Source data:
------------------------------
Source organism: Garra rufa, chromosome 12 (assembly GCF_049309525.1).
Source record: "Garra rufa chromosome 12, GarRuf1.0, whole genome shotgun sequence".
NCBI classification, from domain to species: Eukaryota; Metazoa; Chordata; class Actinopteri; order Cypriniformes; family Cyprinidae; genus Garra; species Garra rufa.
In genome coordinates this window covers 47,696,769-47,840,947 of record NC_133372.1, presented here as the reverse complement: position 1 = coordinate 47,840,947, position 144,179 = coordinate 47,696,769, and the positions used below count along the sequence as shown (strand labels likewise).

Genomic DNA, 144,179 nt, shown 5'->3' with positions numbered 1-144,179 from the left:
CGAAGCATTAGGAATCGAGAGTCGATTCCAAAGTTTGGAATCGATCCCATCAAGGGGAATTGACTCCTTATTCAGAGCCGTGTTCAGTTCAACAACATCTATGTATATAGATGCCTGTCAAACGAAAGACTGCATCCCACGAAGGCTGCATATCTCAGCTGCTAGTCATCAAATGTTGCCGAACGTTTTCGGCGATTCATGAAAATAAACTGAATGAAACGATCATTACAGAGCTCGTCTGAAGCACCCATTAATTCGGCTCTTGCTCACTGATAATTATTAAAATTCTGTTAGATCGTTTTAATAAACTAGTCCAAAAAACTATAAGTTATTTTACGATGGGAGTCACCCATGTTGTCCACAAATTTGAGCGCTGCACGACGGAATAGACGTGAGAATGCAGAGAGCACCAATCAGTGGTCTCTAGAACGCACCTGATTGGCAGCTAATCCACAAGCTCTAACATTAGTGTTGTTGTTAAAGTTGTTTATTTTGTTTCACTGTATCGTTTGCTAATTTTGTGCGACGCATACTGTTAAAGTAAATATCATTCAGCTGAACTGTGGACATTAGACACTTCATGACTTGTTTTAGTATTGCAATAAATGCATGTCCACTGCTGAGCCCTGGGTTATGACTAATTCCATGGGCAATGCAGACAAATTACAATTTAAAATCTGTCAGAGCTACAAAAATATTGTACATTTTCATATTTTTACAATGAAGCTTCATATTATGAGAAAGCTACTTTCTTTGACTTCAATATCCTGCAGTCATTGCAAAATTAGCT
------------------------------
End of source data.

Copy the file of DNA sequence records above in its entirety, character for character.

Source organism: Garra rufa, chromosome 12 (assembly GCF_049309525.1).
Source record: "Garra rufa chromosome 12, GarRuf1.0, whole genome shotgun sequence".
NCBI classification, from domain to species: Eukaryota; Metazoa; Chordata; class Actinopteri; order Cypriniformes; family Cyprinidae; genus Garra; species Garra rufa.
In genome coordinates this window covers 47,696,769-47,840,947 of record NC_133372.1, presented here as the reverse complement: position 1 = coordinate 47,840,947, position 144,179 = coordinate 47,696,769, and the positions used below count along the sequence as shown (strand labels likewise).

Genomic DNA, 144,179 nt, shown 5'->3' with positions numbered 1-144,179 from the left:
CGAAGCATTAGGAATCGAGAGTCGATTCCAAAGTTTGGAATCGATCCCATCAAGGGGAATTGACTCCTTATTCAGAGCCGTGTTCAGTTCAACAACATCTATGTATATAGATGCCTGTCAAACGAAAGACTGCATCCCACGAAGGCTGCATATCTCAGCTGCTAGTCATCAAATGTTGCCGAACGTTTTCGGCGATTCATGAAAATAAACTGAATGAAACGATCATTACAGAGCTCGTCTGAAGCACCCATTAATTCGGCTCTTGCTCACTGATAATTATTAAAATTCTGTTAGATCGTTTTAATAAACTAGTCCAAAAAACTATAAGTTATTTTACGATGGGAGTCACCCATGTTGTCCACAAATTTGAGCGCTGCACGACGGAATAGACGTGAGAATGCAGAGAGCACCAATCAGTGGTCTCTAGAACGCACCTGATTGGCAGCTAATCCACAAGCTCTAACATTAGTGTTGTTGTTAAAGTTGTTTATTTTGTTTCACTGTATCGTTTGCTAATTTTGTGCGACGCATACTGTTAAAGTAAATATCATTCAGCTGAACTGTGGACATTAGACACTTCATGACTTGTTTTAGTATTGCAATAAATGCATGTCCACTGCTGAGCCCTGGGTTATGACTAATTCCATGGGCAATGCAGACAAATTACAATTTAAAATCTGTCAGAGCTACAAAAATATTGTACATTTTCATATTTTTACAATGAAGCTTCATATTATGAGAAAGCTACTTTCTTTGACTTCAATATCCTGCAGTCATTGCAAAATTAGCT